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What model of thinking is used in 4-criteria model?

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  • What model of thinking is used in 4-criteria model?

    Please help me choose what is the right scheme to choose the next action to do for a sales manager. A sales manager has 37 Next Actions on his @Work list. It is too long list to even read through so he decides to divide it into @Call-chat (, @Call-Meeting (, @Computer (14) and @Office (5). Now there're three ways he can choose what to do:

    1. In the evening the sales manager scans through all of his lists. When scanning he chooses the most important Next Actions in all of his context lists. Then he structures his next day so he can complete the choosen Next Actions. The downside of the appoach he can left some of them undone but the most important ones across (or in despite of) the context are done;

    2. The sales manager opens his Next Action list for the context he is in. Then he chooses the most important Next Action out of that context and starts doing it. The downside of the approach he lefts more important Next Action left in the context he wasn't in;

    3. In the evening the sales manager scans through all of his lists. When scanning he chooses the most important Next Actions in all of his context lists. Then he structures his next day so he can complete the choosen Next Actions. When doing the most important ones he checks his other lists to get a chance to do something additionally while in the context.

    What way of thinking did David Allen mean when using his 4-criteria model to choose?

    Rgds.

  • #2
    Hello there,

    The 4-criteria model is in the Getting Things Done book as "Criteria for Choosing." Look that up in the index and you will see the 4 specific choices:
    • Context
    • Time
    • Resources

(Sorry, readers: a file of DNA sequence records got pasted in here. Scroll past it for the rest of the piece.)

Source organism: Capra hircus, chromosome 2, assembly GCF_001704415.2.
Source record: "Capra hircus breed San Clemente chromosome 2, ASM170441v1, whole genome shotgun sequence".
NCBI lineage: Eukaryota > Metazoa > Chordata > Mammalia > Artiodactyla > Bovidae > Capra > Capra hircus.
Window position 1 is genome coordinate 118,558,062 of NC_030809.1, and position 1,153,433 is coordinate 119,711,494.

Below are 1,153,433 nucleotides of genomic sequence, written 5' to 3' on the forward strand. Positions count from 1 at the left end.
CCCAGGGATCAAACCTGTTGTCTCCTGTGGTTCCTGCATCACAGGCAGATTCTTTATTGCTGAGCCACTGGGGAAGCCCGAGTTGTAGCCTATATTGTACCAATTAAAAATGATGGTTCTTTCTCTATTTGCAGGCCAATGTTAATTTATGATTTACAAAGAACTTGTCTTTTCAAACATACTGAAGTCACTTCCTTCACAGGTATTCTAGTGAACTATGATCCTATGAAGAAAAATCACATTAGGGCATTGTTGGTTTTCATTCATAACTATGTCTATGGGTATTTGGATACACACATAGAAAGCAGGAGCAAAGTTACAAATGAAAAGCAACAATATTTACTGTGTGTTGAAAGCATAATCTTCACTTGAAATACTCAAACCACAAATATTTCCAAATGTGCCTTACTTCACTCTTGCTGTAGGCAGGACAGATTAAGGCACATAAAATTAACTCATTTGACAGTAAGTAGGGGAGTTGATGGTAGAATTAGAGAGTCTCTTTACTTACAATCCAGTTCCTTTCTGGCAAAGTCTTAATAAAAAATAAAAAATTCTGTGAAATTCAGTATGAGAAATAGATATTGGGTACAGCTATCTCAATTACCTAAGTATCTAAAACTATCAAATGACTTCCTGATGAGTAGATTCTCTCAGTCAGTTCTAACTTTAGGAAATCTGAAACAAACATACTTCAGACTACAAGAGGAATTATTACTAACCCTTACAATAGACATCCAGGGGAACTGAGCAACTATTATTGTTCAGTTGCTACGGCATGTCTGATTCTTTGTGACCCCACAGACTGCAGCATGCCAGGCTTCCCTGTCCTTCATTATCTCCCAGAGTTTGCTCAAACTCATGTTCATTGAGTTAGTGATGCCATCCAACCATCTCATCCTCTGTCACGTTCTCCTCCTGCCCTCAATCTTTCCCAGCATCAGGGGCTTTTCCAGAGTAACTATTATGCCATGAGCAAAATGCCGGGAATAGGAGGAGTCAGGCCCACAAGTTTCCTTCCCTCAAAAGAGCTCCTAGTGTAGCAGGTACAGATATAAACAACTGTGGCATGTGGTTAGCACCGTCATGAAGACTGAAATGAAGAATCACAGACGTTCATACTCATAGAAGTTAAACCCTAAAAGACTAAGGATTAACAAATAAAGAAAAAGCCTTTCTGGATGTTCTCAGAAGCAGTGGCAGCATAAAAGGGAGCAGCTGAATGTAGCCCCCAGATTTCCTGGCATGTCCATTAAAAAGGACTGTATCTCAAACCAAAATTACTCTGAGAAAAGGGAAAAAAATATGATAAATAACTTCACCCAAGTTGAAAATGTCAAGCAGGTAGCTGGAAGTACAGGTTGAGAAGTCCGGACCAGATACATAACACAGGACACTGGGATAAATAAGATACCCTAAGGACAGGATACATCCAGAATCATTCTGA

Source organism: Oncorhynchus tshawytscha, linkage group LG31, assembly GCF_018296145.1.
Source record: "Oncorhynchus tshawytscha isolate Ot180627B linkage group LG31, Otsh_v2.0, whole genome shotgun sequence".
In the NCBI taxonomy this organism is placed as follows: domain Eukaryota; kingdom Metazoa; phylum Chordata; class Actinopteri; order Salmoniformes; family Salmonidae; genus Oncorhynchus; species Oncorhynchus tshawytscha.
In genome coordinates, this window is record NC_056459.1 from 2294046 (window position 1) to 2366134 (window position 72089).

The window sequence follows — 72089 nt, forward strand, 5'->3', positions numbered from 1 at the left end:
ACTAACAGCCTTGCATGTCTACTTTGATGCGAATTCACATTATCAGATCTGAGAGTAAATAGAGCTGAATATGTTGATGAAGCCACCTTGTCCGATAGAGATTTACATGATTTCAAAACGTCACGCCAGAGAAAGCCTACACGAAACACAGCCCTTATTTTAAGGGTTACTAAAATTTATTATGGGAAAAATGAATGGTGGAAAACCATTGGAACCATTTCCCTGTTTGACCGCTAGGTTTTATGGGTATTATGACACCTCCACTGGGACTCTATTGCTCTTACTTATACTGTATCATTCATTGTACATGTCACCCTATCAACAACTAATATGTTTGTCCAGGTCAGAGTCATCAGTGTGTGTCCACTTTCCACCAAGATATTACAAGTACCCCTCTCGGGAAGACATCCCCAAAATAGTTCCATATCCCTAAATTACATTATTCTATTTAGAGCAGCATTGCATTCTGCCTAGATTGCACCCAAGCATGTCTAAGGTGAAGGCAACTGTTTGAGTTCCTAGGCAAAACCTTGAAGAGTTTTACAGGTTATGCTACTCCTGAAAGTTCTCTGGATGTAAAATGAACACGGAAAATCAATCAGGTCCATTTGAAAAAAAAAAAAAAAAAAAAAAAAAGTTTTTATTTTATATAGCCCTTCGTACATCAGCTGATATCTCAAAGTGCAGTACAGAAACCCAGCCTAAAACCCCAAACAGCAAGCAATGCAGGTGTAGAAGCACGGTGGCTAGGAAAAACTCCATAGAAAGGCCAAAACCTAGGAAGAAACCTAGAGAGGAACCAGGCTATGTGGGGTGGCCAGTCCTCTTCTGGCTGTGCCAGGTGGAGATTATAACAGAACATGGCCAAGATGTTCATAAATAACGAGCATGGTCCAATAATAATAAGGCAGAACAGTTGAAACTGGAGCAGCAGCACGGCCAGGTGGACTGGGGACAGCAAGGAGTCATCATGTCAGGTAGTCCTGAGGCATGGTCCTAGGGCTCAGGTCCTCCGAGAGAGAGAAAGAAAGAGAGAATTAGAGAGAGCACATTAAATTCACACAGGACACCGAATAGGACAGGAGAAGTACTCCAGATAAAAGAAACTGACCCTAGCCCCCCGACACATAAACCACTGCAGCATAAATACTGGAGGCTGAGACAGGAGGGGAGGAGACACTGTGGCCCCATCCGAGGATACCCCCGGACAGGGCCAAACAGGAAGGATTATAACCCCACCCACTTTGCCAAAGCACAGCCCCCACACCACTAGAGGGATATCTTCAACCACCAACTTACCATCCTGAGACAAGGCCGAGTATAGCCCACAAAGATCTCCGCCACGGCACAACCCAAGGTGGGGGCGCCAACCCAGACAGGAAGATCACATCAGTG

• Priority

    Kelly

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    • #3
      Changing contexts to do the right things.
      1. Use the context you're in - changing contexts can be expensive.
      2. Change the context if necessary to do the right things.

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      • #4
        Originally posted by TesTeq View Post
        1. Use the context you're in - changing contexts can be expensive.
        2. Change the context if necessary to do the right things.
        Following this logic I will find myself in the office in the morning just to find out that I must change context and go home because the most important Next Action was sitting on @Home list. Don't want to look stupid so I guess that SUCCESSFUL GTDer SCANS HIS LIST IN THE MORNING TO DEFINE THE MOST IMPORTANT TASK TO DO AND THE CONTEXT IT IS IN. Right?

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        • #5
          Yes, I find daily reviews essential.
          But also, anything with no date can wait. If a home task has to be done today, it should have a due date.
          I always check my calendar and list of tasks for today after breakfast, so if something has to be done before I leave for work, I can do it.

          One time I got to work, checked my calendar and saw "Give son money for school bbq today" on todays list. Luckily my husband was able to drop off the money at school. After that incident, I learned to check my calender early in the morning before leaving home.

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          • #6
            Quick daily review for the next day in the evening.

            Originally posted by Makarin View Post
            Following this logic I will find myself in the office in the morning just to find out that I must change context and go home because the most important Next Action was sitting on @Home list. Don't want to look stupid so I guess that SUCCESSFUL GTDer SCANS HIS LIST IN THE MORNING TO DEFINE THE MOST IMPORTANT TASK TO DO AND THE CONTEXT IT IS IN. Right?
            I do a quick daily review for the next day in the evening. I do not want to find myself in the wrong context.

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